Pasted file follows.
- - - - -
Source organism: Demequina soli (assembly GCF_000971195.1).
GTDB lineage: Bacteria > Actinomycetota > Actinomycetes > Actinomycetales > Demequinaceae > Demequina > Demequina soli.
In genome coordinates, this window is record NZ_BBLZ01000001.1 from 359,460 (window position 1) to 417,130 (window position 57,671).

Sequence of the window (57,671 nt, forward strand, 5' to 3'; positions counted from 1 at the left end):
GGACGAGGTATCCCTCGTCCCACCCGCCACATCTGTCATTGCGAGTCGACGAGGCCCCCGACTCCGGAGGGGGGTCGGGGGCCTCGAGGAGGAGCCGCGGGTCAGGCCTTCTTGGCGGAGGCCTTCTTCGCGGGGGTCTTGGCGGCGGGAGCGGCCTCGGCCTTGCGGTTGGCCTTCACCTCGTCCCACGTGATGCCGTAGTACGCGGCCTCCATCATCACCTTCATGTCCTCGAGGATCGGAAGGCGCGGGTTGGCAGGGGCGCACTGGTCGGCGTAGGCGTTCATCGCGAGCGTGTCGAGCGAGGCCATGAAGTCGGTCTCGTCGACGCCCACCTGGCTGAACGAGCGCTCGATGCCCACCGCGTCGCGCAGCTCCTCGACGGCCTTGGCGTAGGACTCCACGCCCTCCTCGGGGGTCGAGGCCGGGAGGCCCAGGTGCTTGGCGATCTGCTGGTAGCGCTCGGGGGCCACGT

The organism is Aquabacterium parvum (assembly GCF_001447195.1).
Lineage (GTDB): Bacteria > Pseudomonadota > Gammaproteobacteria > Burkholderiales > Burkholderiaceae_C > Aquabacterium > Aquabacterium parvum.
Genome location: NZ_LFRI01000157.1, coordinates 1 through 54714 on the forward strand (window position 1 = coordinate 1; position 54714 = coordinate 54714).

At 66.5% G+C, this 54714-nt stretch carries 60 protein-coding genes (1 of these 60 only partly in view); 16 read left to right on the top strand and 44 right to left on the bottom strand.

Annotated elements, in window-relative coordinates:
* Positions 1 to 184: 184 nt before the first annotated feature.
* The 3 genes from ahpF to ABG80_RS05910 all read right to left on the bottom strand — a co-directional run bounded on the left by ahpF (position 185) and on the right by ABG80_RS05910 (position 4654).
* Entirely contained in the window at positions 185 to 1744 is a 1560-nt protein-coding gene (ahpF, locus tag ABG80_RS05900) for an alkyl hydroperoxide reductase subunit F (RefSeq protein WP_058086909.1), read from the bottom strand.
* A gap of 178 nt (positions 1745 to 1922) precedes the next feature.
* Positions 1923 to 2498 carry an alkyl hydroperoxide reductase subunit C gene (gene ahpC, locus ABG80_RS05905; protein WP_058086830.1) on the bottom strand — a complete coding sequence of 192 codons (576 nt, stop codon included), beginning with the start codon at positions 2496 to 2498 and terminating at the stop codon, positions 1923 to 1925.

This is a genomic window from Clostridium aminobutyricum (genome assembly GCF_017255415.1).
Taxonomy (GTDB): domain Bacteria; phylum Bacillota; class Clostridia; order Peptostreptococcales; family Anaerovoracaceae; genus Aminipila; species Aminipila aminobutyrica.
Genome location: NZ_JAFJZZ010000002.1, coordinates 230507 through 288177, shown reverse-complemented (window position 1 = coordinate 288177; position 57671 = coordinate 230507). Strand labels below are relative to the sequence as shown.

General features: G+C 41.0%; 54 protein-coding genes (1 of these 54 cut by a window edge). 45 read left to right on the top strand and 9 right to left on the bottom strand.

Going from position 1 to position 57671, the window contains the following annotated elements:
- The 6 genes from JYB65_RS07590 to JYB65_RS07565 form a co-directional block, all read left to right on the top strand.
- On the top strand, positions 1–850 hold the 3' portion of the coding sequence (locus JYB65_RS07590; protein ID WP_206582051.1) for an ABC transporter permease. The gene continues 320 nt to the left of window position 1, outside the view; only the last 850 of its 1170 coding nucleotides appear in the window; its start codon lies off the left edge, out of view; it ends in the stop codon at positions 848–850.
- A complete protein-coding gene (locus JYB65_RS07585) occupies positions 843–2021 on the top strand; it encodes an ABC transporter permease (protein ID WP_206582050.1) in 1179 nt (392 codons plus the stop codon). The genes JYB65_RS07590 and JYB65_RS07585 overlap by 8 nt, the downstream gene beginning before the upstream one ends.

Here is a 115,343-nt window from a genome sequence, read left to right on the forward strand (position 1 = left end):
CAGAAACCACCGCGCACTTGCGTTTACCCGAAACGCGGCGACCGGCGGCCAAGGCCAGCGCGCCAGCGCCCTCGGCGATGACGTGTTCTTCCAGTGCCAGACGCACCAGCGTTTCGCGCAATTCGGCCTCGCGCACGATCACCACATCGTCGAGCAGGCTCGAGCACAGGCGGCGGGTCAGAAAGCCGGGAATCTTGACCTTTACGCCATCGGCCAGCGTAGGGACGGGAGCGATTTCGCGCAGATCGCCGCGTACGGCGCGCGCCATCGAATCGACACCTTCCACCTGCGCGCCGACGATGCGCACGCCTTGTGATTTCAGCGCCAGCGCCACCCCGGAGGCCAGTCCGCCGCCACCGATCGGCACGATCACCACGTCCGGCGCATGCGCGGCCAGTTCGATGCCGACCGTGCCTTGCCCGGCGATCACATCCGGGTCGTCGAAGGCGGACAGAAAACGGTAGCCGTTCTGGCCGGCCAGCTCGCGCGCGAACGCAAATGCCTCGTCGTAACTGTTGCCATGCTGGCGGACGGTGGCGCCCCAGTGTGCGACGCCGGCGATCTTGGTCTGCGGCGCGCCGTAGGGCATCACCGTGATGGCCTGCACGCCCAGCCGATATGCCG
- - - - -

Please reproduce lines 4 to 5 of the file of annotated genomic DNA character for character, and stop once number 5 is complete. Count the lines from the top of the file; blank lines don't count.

Sequence of the window (57,671 nt, forward strand, 5' to 3'; positions counted from 1 at the left end):
GGACGAGGTATCCCTCGTCCCACCCGCCACATCTGTCATTGCGAGTCGACGAGGCCCCCGACTCCGGAGGGGGGTCGGGGGCCTCGAGGAGGAGCCGCGGGTCAGGCCTTCTTGGCGGAGGCCTTCTTCGCGGGGGTCTTGGCGGCGGGAGCGGCCTCGGCCTTGCGGTTGGCCTTCACCTCGTCCCACGTGATGCCGTAGTACGCGGCCTCCATCATCACCTTCATGTCCTCGAGGATCGGAAGGCGCGGGTTGGCAGGGGCGCACTGGTCGGCGTAGGCGTTCATCGCGAGCGTGTCGAGCGAGGCCATGAAGTCGGTCTCGTCGACGCCCACCTGGCTGAACGAGCGCTCGATGCCCACCGCGTCGCGCAGCTCCTCGACGGCCTTGGCGTAGGACTCCACGCCCTCCTCGGGGGTCGAGGCCGGGAGGCCCAGGTGCTTGGCGATCTGCTGGTAGCGCTCGGGGGCCACGT